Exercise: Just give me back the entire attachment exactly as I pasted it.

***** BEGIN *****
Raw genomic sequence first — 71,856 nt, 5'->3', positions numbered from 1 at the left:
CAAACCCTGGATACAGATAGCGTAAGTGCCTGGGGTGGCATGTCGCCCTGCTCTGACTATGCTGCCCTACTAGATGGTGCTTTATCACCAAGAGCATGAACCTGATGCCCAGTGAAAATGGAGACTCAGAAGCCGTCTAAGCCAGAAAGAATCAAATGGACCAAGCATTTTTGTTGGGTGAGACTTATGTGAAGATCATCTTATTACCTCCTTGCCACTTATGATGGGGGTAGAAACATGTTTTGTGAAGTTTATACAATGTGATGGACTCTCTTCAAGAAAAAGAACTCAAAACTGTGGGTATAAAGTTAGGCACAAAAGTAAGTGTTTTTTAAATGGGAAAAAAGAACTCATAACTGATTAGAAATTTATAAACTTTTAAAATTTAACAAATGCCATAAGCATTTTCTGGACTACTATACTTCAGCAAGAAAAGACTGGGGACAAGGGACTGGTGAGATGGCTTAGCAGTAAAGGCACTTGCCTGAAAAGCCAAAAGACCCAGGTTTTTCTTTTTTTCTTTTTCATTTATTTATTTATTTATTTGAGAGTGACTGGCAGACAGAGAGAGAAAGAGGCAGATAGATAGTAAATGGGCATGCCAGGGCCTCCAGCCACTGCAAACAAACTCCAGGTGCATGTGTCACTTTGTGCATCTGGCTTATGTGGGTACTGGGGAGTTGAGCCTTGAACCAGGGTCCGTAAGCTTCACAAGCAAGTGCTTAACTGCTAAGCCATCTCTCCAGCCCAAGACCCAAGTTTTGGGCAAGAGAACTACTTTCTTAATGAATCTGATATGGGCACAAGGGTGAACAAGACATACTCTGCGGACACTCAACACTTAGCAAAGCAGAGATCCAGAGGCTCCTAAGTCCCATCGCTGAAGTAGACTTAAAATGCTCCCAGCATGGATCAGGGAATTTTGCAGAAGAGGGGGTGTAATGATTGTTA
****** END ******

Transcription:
Raw genomic sequence first — 71,856 nt, 5'->3', positions numbered from 1 at the left:
CAAACCCTGGATACAGATAGCGTAAGTGCCTGGGGTGGCATGTCGCCCTGCTCTGACTATGCTGCCCTACTAGATGGTGCTTTATCACCAAGAGCATGAACCTGATGCCCAGTGAAAATGGAGACTCAGAAGCCGTCTAAGCCAGAAAGAATCAAATGGACCAAGCATTTTTGTTGGGTGAGACTTATGTGAAGATCATCTTATTACCTCCTTGCCACTTATGATGGGGGTAGAAACATGTTTTGTGAAGTTTATACAATGTGATGGACTCTCTTCAAGAAAAAGAACTCAAAACTGTGGGTATAAAGTTAGGCACAAAAGTAAGTGTTTTTTAAATGGGAAAAAAGAACTCATAACTGATTAGAAATTTATAAACTTTTAAAATTTAACAAATGCCATAAGCATTTTCTGGACTACTATACTTCAGCAAGAAAAGACTGGGGACAAGGGACTGGTGAGATGGCTTAGCAGTAAAGGCACTTGCCTGAAAAGCCAAAAGACCCAGGTTTTTCTTTTTTTCTTTTTCATTTATTTATTTATTTATTTGAGAGTGACTGGCAGACAGAGAGAGAAAGAGGCAGATAGATAGTAAATGGGCATGCCAGGGCCTCCAGCCACTGCAAACAAACTCCAGGTGCATGTGTCACTTTGTGCATCTGGCTTATGTGGGTACTGGGGAGTTGAGCCTTGAACCAGGGTCCGTAAGCTTCACAAGCAAGTGCTTAACTGCTAAGCCATCTCTCCAGCCCAAGACCCAAGTTTTGGGCAAGAGAACTACTTTCTTAATGAATCTGATATGGGCACAAGGGTGAACAAGACATACTCTGCGGACACTCAACACTTAGCAAAGCAGAGATCCAGAGGCTCCTAAGTCCCATCGCTGAAGTAGACTTAAAATGCTCCCAGCATGGATCAGGGAATTTTGCAGAAGAGGGGGTGTAATGATTGTTA